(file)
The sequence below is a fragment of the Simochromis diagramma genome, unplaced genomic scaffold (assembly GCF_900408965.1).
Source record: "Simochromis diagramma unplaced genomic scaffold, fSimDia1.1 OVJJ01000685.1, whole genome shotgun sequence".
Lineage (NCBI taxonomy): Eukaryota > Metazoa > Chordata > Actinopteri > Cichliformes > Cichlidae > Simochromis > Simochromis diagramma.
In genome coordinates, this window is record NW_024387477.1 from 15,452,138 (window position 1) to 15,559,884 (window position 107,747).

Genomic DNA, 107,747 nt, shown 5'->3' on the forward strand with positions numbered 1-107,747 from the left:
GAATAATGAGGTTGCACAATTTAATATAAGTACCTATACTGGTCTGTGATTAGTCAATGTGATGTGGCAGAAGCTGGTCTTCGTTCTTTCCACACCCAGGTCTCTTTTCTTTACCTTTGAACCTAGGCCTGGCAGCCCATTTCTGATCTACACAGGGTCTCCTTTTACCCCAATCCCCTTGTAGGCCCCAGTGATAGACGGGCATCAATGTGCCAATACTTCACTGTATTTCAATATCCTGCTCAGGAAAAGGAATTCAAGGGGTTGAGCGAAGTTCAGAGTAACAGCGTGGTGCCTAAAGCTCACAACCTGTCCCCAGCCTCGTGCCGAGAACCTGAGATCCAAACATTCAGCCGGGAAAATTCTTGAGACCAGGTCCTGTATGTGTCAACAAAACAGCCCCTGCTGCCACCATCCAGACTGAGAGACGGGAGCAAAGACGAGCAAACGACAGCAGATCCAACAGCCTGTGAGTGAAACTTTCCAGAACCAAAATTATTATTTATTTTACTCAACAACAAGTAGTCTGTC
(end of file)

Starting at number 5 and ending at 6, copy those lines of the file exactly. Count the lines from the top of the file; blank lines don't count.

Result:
Genomic DNA, 107,747 nt, shown 5'->3' on the forward strand with positions numbered 1-107,747 from the left:
GAATAATGAGGTTGCACAATTTAATATAAGTACCTATACTGGTCTGTGATTAGTCAATGTGATGTGGCAGAAGCTGGTCTTCGTTCTTTCCACACCCAGGTCTCTTTTCTTTACCTTTGAACCTAGGCCTGGCAGCCCATTTCTGATCTACACAGGGTCTCCTTTTACCCCAATCCCCTTGTAGGCCCCAGTGATAGACGGGCATCAATGTGCCAATACTTCACTGTATTTCAATATCCTGCTCAGGAAAAGGAATTCAAGGGGTTGAGCGAAGTTCAGAGTAACAGCGTGGTGCCTAAAGCTCACAACCTGTCCCCAGCCTCGTGCCGAGAACCTGAGATCCAAACATTCAGCCGGGAAAATTCTTGAGACCAGGTCCTGTATGTGTCAACAAAACAGCCCCTGCTGCCACCATCCAGACTGAGAGACGGGAGCAAAGACGAGCAAACGACAGCAGATCCAACAGCCTGTGAGTGAAACTTTCCAGAACCAAAATTATTATTTATTTTACTCAACAACAAGTAGTCTGTC